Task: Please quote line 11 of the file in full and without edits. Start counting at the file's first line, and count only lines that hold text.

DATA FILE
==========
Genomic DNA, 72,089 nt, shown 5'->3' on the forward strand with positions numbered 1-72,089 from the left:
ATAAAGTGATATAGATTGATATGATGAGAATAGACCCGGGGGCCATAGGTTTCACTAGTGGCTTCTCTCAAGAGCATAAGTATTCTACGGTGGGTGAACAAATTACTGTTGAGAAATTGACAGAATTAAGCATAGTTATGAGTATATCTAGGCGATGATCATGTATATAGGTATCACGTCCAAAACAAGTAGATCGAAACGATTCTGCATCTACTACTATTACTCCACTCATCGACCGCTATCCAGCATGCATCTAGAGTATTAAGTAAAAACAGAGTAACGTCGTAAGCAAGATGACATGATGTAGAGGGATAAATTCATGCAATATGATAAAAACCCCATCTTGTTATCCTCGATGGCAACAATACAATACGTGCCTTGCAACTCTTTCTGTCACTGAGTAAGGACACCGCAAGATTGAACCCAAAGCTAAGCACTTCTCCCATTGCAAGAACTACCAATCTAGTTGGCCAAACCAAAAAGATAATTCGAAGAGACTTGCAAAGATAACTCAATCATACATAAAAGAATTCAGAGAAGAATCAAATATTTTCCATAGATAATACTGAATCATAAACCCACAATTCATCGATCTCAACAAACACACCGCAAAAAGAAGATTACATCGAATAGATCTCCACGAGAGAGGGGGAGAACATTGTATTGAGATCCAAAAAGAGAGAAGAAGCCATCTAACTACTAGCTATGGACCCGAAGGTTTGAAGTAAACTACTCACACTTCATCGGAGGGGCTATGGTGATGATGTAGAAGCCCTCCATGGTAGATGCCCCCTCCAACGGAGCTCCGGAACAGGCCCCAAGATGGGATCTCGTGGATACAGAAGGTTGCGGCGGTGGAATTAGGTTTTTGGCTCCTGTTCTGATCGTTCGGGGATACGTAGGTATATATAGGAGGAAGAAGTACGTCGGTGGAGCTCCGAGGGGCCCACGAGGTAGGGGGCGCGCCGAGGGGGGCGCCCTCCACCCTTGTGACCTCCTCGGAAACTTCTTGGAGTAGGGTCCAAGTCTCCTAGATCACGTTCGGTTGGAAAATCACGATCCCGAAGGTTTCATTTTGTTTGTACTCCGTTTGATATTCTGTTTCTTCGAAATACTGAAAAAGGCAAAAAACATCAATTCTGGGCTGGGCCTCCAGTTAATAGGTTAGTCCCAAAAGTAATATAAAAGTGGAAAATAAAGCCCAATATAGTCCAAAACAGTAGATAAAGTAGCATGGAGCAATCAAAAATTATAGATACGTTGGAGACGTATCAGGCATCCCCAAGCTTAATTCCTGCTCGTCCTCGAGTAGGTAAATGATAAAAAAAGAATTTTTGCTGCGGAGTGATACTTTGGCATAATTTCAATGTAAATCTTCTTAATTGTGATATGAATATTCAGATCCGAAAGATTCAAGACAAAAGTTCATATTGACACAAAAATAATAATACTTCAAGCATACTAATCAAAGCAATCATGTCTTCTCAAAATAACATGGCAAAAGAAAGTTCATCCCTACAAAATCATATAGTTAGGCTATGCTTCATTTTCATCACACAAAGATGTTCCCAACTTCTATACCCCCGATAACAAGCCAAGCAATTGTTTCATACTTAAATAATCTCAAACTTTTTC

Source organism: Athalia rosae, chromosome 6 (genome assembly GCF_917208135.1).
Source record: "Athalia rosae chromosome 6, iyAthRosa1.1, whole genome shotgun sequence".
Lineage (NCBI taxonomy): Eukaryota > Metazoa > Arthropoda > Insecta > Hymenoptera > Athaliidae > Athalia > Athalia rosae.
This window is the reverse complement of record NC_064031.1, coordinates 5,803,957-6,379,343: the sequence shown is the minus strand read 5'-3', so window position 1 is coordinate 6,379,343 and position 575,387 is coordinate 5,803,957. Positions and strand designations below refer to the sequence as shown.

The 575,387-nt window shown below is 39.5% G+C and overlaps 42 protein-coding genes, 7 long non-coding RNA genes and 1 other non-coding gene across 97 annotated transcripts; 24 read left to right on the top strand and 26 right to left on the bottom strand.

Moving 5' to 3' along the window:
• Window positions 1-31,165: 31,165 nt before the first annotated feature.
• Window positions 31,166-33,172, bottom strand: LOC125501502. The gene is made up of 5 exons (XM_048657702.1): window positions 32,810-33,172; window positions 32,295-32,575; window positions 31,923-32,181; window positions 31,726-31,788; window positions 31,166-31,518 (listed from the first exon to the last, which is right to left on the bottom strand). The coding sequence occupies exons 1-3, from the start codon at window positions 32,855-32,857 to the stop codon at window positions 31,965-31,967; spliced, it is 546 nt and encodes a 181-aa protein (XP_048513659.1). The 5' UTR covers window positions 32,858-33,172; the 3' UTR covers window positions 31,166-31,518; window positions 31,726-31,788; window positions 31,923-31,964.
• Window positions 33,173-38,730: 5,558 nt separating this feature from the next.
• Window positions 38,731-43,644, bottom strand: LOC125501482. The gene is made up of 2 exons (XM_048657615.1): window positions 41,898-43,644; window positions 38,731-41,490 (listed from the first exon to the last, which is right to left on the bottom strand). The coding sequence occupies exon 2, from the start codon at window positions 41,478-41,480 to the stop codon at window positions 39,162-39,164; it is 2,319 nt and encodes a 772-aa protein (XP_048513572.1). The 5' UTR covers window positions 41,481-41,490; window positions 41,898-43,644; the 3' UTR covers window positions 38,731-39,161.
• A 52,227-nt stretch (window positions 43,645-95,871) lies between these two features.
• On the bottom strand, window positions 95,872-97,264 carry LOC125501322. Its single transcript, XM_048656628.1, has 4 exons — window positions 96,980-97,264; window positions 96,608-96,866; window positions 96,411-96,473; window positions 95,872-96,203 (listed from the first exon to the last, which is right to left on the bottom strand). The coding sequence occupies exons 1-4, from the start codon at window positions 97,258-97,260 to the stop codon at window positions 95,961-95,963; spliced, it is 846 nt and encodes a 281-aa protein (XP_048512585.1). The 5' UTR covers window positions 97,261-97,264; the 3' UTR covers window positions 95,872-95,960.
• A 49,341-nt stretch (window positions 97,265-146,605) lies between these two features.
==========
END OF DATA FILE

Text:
• Window positions 33,173-38,730: 5,558 nt separating this feature from the next.